BAGHDAD -- "You have to wear a hijab," my husband told me shortly after we got married. "Don't argue with me over this issue."
Feeling as if I was being chained, I reluctantly put on the black veil over my head before heading to work one morning.
When I looked in the mirror, I saw another face, another person and I murmured to myself: "Who is this, and why do I have to accept this?"
Having male relatives force women to wear the hijab is not new in Iraq.
It began happening routinely during the final years of the regime of Saddam Hussein. He encouraged women to cover their heads and urged men to impose the hijab on mothers, wives and daughters. At the time, Hussein was pushing Iraqis to become more religious.
Iraqis of different backgrounds tried to outdo each other to prove their religiosity in an effort to earn the praise of the dictator. Some wore the garment out of duress; others wore it willingly, as a sign of modesty and piety.
After 2003, wearing the hijab became a means of protection. Many women opted to wear the veil to protect themselves from dogmatic militiamen who kidnapped and murdered people they deemed secular. Being beautiful or flashy made women particularly vulnerable to kidnappings and other attacks.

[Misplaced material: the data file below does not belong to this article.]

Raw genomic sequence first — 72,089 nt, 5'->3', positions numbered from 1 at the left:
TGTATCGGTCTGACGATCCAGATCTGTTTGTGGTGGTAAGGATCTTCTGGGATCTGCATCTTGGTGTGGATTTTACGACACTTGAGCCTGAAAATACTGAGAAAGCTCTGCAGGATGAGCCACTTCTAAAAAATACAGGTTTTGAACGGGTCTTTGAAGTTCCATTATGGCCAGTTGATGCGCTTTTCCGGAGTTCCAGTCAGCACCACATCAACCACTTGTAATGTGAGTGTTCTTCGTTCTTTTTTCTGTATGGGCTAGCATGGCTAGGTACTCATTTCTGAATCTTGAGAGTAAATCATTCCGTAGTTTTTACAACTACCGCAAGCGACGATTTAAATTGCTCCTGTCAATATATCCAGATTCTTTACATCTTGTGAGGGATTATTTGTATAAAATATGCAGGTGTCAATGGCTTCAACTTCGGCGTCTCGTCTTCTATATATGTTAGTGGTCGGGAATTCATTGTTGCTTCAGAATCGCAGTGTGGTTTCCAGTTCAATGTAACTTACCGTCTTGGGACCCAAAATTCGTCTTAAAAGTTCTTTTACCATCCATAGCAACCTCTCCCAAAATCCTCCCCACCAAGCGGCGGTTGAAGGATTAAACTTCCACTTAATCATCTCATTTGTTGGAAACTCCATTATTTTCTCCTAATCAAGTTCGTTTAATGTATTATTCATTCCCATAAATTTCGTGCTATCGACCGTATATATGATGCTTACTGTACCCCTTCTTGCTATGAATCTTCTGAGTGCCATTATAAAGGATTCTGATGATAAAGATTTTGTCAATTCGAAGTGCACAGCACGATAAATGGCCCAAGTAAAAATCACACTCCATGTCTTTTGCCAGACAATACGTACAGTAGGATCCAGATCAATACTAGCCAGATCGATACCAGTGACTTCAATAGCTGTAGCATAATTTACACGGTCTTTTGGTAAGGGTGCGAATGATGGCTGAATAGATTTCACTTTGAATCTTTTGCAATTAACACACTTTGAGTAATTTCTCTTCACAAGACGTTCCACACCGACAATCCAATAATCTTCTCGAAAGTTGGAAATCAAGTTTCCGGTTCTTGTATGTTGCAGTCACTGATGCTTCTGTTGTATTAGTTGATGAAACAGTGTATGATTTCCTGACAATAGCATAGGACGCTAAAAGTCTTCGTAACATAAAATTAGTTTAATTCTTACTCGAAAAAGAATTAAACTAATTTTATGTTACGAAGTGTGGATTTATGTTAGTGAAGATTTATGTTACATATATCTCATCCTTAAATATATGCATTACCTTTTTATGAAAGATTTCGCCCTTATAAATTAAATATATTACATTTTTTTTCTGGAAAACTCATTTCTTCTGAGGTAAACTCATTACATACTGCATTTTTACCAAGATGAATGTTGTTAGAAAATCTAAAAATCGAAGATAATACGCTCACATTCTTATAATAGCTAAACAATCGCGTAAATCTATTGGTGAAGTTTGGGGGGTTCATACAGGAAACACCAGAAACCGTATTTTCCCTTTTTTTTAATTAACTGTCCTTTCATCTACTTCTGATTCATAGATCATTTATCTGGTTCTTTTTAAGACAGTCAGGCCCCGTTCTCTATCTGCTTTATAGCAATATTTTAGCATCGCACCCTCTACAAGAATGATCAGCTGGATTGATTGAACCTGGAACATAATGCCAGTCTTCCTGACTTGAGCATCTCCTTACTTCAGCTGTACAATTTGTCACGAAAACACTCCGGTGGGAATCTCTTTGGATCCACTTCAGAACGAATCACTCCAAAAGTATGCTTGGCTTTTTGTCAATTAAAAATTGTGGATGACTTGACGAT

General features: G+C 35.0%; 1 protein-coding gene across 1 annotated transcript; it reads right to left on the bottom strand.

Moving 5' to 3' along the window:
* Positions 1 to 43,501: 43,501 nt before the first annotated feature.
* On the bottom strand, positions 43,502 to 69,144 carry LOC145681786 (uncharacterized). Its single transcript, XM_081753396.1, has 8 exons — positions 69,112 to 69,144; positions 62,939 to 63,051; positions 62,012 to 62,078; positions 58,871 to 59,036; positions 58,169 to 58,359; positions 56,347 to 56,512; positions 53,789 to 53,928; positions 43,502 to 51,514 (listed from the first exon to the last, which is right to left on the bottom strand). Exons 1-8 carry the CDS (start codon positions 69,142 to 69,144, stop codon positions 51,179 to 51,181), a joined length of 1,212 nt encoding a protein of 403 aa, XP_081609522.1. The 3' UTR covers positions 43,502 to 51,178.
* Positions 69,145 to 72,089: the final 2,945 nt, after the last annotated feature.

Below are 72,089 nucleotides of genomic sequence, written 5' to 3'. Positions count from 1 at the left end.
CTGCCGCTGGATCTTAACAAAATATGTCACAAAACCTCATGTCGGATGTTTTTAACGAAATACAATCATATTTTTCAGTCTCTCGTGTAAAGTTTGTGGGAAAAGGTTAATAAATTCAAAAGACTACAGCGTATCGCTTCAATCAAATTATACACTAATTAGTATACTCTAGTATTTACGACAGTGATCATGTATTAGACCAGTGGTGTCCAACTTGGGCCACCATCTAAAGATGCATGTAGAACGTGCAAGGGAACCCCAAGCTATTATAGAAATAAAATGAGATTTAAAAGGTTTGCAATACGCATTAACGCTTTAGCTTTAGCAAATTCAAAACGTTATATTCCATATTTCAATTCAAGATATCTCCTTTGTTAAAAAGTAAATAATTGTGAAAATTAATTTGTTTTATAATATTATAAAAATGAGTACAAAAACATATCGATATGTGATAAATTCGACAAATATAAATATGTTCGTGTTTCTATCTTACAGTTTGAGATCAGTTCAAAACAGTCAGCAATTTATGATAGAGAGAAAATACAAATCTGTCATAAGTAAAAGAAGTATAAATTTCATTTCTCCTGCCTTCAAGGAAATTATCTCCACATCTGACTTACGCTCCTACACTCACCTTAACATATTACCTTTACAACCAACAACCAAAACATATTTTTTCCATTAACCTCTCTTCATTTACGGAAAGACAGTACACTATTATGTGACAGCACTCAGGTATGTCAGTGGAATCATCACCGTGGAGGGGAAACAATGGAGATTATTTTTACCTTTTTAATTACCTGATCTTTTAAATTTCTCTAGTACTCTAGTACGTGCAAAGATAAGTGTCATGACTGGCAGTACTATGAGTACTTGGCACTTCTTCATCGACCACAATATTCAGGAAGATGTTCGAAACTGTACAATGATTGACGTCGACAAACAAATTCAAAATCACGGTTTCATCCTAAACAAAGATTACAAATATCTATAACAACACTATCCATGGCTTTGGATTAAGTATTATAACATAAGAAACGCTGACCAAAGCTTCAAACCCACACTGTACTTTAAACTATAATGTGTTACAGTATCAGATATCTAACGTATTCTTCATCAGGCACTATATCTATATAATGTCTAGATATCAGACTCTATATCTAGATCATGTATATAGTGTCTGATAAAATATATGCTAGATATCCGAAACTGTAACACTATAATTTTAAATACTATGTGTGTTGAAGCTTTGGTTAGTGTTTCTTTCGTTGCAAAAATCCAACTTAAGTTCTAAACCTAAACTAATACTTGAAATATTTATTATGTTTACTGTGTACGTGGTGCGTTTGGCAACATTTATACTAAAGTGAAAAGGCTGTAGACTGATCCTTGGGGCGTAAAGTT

In Basra province, in southern Iraq, this trend became so pervasive that some groups forced Christian women to cover up.
Wearing a hijab during Baghdad's sweltering summers can be maddening. But there have been two silver linings in all of this: It protects my hair from sandstorms and rain, and it has pleased my husband, a reminder that sometimes we do things we don't like out of love.
Still, I can't help but sigh each time I think about how I dressed just a year ago when I went to the market. I used to wear short skirts and shirts with short sleeves.
It is especially frustrating to see the variety of modern clothes imported from Syria and Turkey on display in Iraqi stores: short skirts, sleeveless blouses.
As the old saying goes, necessity is the mother of invention. In an effort to bridge societal norms with fashion trends, Iraqi girls are finding ways to discreetly push the envelope.
Some wear shirts under bulkier ones. Wearing short skirts over pants has also become popular.
"Do you know what I wish right now?" I asked my husband recently. "I wish I could force you to wear this hijab so you could experience my feelings."
My husband remained silent, and his eyes reddened with anger. I knew better than to protest. It is useless to swim upstream in this country called Iraq.